Several months ago I reviewed the first issue of the newest volume (5? 7? 10056?) of The Avengers, written by Brian Michael Bendis with pictures by John Romita, Jr. The results of that book were unsatisfying to say the least. The story was weak and JR, Jr. was mailing it in like Karl Malone. Here we are, a few installments in, and it’s time to see how the book is currently fairing.
We open on the team shortly after they’ve been forced to split into two groups, one to fight a massive amount of time stream flotsam suddenly dropped into the middle of New York and the second to head off into the future and fix the problem. The team on the ground runs into steadily cascading badness. Pterodactyls share the sky with futuristic flying machines and blimps. The ground level is invaded by old time gangs straight out of a Scorsese movie, future heroes, a pink T-rex and invading martians. The insanity continues until our heroes have little else to do than throw up their hands and shrug their shoulders.
It’s the future where the real meat is taking place. Iron Man, Wolverine and the Bucky Captain America along with Noh-Varr warp into the middle of the end of the world. It’s a major throw down and everyone, absolutely everyone is in attendance, including the kids for the animated movie Next Avengers, who make short work of our heroes before dumping them in front of the Maestro and his shadowy partner.
That’s a lot of story, something I respect. Even better, this feels like a real story. Sure the overall arc doesn’t get wrapped up, but things move forward and a person reading just this single issue gets a lot of bang for their buck. Yes, there is a pretty brutal cliffhanger, but I’m actually excited to pick this up next month and that shows major improvement since its launch.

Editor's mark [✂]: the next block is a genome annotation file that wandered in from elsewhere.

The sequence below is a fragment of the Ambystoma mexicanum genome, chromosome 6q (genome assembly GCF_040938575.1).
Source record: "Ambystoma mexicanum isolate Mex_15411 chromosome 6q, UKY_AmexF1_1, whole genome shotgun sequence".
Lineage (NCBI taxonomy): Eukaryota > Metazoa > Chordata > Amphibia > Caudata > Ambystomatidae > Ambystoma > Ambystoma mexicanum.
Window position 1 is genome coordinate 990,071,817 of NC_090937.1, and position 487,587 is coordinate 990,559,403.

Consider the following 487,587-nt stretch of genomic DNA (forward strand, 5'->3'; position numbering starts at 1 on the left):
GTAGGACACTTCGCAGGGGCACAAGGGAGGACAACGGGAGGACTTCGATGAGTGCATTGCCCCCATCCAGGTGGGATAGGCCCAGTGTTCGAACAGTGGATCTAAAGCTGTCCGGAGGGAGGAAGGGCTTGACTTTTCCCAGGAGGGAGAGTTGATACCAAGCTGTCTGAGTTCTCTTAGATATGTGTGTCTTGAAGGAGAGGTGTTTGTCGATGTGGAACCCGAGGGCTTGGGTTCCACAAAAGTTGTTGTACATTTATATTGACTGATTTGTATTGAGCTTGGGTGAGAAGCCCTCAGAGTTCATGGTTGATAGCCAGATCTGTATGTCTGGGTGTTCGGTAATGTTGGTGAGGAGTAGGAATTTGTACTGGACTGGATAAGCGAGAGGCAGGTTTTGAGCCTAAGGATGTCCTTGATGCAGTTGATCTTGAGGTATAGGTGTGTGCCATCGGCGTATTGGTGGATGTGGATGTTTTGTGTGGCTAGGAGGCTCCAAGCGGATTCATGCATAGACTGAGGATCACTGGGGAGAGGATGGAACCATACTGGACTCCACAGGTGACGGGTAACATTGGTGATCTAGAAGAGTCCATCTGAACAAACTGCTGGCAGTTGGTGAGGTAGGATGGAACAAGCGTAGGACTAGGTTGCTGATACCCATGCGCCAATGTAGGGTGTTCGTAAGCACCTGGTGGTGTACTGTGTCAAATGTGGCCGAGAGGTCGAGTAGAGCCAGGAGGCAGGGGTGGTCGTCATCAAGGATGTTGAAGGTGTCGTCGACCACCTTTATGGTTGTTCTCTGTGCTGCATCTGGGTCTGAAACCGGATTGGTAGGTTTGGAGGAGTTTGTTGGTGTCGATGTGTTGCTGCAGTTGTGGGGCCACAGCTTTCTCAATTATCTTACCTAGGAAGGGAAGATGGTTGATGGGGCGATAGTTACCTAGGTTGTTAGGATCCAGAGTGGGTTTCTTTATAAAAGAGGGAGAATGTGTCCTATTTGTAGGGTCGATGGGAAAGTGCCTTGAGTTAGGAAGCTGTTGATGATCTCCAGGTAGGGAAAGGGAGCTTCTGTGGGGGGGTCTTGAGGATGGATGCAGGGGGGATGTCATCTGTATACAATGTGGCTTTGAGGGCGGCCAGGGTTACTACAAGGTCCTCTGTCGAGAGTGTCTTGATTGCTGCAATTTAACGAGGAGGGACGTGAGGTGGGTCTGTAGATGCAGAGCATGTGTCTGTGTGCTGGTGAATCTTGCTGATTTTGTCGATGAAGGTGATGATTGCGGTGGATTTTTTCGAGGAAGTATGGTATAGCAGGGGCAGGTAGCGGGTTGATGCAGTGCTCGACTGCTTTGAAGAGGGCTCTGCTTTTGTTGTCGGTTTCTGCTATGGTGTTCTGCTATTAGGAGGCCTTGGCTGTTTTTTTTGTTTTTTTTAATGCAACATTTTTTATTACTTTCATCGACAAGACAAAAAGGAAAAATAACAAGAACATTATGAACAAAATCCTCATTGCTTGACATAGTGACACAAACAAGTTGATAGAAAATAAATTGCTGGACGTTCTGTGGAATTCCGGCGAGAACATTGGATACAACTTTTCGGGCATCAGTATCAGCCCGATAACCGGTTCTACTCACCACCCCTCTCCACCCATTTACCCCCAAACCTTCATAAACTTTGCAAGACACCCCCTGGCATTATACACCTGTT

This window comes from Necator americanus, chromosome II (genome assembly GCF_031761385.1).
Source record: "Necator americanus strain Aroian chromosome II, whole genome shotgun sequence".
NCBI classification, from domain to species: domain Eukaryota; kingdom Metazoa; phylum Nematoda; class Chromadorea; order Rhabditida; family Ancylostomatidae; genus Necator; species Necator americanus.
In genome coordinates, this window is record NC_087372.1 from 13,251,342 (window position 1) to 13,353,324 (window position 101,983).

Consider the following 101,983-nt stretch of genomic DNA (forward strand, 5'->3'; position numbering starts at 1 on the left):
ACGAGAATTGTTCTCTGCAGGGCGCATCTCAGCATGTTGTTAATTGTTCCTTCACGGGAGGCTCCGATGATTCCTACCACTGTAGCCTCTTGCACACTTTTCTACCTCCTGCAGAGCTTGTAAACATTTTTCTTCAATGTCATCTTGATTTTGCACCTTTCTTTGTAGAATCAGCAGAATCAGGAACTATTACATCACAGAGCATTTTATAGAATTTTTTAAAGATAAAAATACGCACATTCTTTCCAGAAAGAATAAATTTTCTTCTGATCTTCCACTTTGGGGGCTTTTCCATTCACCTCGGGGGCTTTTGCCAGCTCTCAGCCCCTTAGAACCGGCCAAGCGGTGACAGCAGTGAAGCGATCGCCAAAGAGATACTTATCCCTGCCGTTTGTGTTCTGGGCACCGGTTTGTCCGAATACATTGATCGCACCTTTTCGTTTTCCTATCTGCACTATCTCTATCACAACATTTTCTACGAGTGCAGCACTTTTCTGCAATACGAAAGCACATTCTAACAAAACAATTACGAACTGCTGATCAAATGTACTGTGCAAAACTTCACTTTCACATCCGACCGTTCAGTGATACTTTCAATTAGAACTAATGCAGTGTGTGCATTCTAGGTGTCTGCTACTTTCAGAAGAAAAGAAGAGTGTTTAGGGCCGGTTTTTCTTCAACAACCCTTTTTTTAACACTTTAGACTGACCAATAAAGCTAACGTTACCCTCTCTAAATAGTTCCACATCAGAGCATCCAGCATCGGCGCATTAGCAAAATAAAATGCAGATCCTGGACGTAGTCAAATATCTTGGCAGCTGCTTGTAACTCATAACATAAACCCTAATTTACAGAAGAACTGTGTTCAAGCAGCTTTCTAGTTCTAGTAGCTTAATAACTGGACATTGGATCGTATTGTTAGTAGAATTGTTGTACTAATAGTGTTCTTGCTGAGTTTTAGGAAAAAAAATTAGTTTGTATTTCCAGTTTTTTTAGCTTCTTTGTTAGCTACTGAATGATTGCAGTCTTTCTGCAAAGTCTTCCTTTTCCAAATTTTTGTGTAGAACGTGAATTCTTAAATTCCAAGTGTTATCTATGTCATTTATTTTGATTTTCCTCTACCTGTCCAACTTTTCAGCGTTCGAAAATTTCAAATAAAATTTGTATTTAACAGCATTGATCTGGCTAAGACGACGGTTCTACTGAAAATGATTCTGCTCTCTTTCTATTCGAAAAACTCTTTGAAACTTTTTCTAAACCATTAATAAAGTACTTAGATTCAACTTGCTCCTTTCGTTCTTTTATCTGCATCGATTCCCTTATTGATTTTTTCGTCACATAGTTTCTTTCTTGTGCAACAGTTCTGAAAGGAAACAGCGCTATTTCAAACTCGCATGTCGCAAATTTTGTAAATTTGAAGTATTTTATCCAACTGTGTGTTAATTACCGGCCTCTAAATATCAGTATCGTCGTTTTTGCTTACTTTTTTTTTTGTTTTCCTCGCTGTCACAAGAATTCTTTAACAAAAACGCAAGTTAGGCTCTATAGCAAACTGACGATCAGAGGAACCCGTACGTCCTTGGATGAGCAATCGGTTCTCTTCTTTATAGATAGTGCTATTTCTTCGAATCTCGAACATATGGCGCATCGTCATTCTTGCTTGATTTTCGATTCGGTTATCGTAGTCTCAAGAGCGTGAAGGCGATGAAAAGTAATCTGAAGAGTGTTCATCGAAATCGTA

This isn’t to say everything is sweet in Candy Land. Brain Michael Bendis will not shut up with his inane chatter. There’s times where I felt I should check the cover to make sure I wasn’t reading an Ultimate book. The guy writes good -- sometimes great -- stories, but enough is enough. Witty-ish dialogue does not hide the fact that an author is spewing pure expositional drivel. Let the pretty pictures do the work every once in awhile, or maybe even... give the reader a smidge of credit and let them fill in the holes.
On the other side of things, Mr. Romita has really picked up his game. I’m not sure if he was being worked a bit too hard, or if he really shines when the action is flying, but damn this is some good stuff. Emotive, bright, fun, JR, Jr. is at the top of his game, and damn it’s good times.
If you’ve been waiting for things to get interesting, or you were scared off by the first issue, give this book another shot. It’s pretty solid and worth checking out.